In Sabratha, a former prisoner reflects.
12:30 PM, Sep 19, 2011 • By ANN MARLOWE
Youssef is no stereotype. He’s quick to tell me that his wife drives the family car, and the couple has Internet at home. Fauzia, who is confident and personable, tells me that she talks to her family on Skype regularly, but misses them terribly; she hopes to be able to visit them soon. And Youssef seems to bear little rancor from his years in jail. The new Libyan government, he thinks, may compensate him and other prisoners for their lost years. He intends to finish his long-interrupted degree in public health and perhaps go into business.
Youssef seems immersed in his family and I would be very surprised if he went anywhere to fight in the future. But the question still arises, what effect will the returned jihadists have on the new Libya? The official TNC take seems to be inclusivity at almost any cost. I wrote to Mustafa Sagezly, deputy interior minister and deputy commander of the 17th of February Brigade, about al Madhoury and Tripoli commander Belhaj. I ask: Wouldn’t it be better to steer clear of men with such antecedents? The American-educated computer entrepreneur replied,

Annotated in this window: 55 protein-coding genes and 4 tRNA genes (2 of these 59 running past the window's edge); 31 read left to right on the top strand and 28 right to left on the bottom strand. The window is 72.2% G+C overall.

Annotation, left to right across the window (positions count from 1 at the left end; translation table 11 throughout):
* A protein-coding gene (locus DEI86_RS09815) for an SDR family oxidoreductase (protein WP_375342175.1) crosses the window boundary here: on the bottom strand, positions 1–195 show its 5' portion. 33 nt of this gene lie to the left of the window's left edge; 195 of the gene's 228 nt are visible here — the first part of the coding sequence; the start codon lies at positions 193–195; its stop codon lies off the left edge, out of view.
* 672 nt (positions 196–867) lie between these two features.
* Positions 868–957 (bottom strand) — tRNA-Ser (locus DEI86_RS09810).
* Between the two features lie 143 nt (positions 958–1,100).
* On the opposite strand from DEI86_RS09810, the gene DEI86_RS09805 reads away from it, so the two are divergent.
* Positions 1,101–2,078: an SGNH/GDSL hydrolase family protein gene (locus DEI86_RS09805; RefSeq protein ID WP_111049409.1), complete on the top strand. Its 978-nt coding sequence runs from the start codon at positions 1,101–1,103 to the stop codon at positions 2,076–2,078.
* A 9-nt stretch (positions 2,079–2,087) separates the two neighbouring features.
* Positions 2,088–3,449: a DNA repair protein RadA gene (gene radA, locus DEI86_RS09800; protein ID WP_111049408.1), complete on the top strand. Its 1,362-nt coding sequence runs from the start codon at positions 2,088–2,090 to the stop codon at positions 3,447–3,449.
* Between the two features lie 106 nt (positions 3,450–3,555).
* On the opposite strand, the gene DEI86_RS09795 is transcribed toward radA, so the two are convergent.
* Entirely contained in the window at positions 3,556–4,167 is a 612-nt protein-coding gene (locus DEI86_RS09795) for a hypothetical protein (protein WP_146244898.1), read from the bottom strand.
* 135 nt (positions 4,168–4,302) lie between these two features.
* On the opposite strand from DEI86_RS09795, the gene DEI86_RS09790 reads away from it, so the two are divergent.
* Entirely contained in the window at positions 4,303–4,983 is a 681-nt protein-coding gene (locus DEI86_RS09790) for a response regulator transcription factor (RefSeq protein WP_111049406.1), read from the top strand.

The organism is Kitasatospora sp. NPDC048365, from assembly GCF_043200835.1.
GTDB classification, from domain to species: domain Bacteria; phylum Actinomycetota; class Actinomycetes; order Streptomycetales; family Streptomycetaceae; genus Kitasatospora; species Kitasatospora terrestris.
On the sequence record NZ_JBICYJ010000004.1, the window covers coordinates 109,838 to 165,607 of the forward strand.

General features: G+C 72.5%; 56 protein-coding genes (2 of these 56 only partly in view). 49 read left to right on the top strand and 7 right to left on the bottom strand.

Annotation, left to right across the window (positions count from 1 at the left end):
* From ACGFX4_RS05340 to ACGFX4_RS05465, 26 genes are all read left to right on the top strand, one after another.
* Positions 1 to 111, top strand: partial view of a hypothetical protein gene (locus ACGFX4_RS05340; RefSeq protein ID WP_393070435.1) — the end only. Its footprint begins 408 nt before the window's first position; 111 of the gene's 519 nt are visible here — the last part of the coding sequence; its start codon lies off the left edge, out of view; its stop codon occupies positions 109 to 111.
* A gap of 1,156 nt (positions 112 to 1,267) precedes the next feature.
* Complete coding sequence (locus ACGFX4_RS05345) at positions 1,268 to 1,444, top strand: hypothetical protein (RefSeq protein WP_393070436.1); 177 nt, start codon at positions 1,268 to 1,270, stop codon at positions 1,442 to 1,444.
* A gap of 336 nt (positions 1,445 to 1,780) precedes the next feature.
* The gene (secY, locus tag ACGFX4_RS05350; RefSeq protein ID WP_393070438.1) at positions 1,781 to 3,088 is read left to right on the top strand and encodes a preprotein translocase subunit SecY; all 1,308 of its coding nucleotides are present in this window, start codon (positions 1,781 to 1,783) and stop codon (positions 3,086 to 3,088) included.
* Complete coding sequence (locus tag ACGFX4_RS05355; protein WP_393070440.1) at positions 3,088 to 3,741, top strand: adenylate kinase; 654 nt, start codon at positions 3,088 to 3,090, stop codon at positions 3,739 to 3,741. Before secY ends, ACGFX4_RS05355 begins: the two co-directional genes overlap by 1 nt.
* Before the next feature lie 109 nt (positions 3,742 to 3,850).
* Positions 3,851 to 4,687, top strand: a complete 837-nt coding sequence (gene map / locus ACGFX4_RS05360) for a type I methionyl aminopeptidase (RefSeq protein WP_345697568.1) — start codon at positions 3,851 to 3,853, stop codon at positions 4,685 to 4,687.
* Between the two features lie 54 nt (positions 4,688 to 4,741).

To an American, this sounds dangerously naïve. This is a common viewpoint in Libya, a face-to-face society that considers itself more like one big family than like a pluralistic nation. Libya is small and an individual’s hometown can be pinpointed by his last name. A wayward son is always given the benefit of the doubt. The U.S. can only hope that Sagezli’s optimism is well founded, that Libyan social cohesion trumps ideology—and try to use its influence to promote Libya’s moderates.